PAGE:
The story “The Grasshopper and the Bell Cricket”, written by Yasunari Kawabata, is a children’s fiction story that is written in a third person narrative point of view. The author, who sets himself as the narrator, is describing what he sees as he stumbles upon a group of young, neighborhood kids as they frolic along the bank of a stream near dusk time. He points out the extreme care that the children take in creating their lanterns, and he sees the passion and enthusiasm they have while apparently searching for bugs along the bank and in the bushes.
As the story goes on, the author moves from a tone of describing and being literal, to a more serious tone that causes some serious thought. He seems to be attempting to convince the audience of something emotional. The setting of this story obviously takes place on the campus of a school as the narrator is walking around the campus. The time period is unclear to the audience because there is no illustration of when this story might have taken place or been written in the writing itself.
However, based on the names of the children that he states at the end of the story, we are able to conclude that this story was written and takes place in an Asian country, most likely Japan. As the narrator is walking throughout the play area of the school, he seems to be enjoying himself and enjoying the relaxation that the scenery brings. “Walking more slowly and listening to that voice, and furthermore reluctant to part with it, I turned right so as not to leave the playground behind” (341).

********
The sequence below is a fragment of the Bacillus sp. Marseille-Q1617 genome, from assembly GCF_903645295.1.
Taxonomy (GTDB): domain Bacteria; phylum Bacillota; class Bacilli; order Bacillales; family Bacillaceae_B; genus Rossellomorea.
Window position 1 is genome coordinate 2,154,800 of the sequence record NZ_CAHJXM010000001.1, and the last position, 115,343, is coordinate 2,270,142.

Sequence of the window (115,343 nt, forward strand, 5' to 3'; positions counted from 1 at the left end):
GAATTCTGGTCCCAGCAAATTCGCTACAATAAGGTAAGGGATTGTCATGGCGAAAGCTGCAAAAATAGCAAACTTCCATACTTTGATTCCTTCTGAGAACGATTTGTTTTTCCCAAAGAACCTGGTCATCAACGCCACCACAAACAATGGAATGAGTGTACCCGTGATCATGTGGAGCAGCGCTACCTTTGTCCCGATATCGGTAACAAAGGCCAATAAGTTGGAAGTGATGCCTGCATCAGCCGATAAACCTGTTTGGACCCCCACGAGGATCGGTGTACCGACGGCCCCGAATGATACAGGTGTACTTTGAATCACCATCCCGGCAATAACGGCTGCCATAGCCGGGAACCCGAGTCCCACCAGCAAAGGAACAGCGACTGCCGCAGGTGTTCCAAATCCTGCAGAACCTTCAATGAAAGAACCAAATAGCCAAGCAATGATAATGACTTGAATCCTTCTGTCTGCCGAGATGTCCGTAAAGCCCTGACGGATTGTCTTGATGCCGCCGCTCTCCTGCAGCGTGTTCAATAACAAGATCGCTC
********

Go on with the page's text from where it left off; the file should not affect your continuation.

He is surprised when he turns the corner and notices a rather large group of lights that were seemingly floating around the bank. His inquisitiveness gets the best of him as he makes his way down to the bank to where the children are playing. As he is observing the scene that is unveiling in front of him, he notices the incredible attention to detail that the kids have put into their lanterns. “Not only did the square lanterns have old-fashioned patterns and flower shapes, but the names of the children who had made them were cut out in squared letters of the syllabary” (342).
The narrator describes the prospect of the young kids running around searching for bugs to capture and keep in their lanterns, as if they were their own personal pets. Some kids are merely laughing and giggling as they run around, some children make it a competition to get as many bugs as they can, and some simply admire and enjoy the creatures as they scurry about the floor of the bank. As the story progresses, it seems as if the narrator not only gets attached to walking throughout the play area, but that he also gets emotionally attached to the children.
He says that he “felt slightly jealous of the boy, and sheepish” (343) as he shows off his new catch. The young boy claims that he has found a spectacular grasshopper in a nearby bush, and he shouts out to his company that he wants to give it away. He shouts, “Doesn’t anyone want a grasshopper? ” (342). As he is waiving his hand around, enclosing the grasshopper, the other children run to his side yelling in order that he may give them the bug. “Does anyone want a grasshopper? A grasshopper! ” (342), he continues to shout. His attention turns when he hears the voice of a girl come up behind him.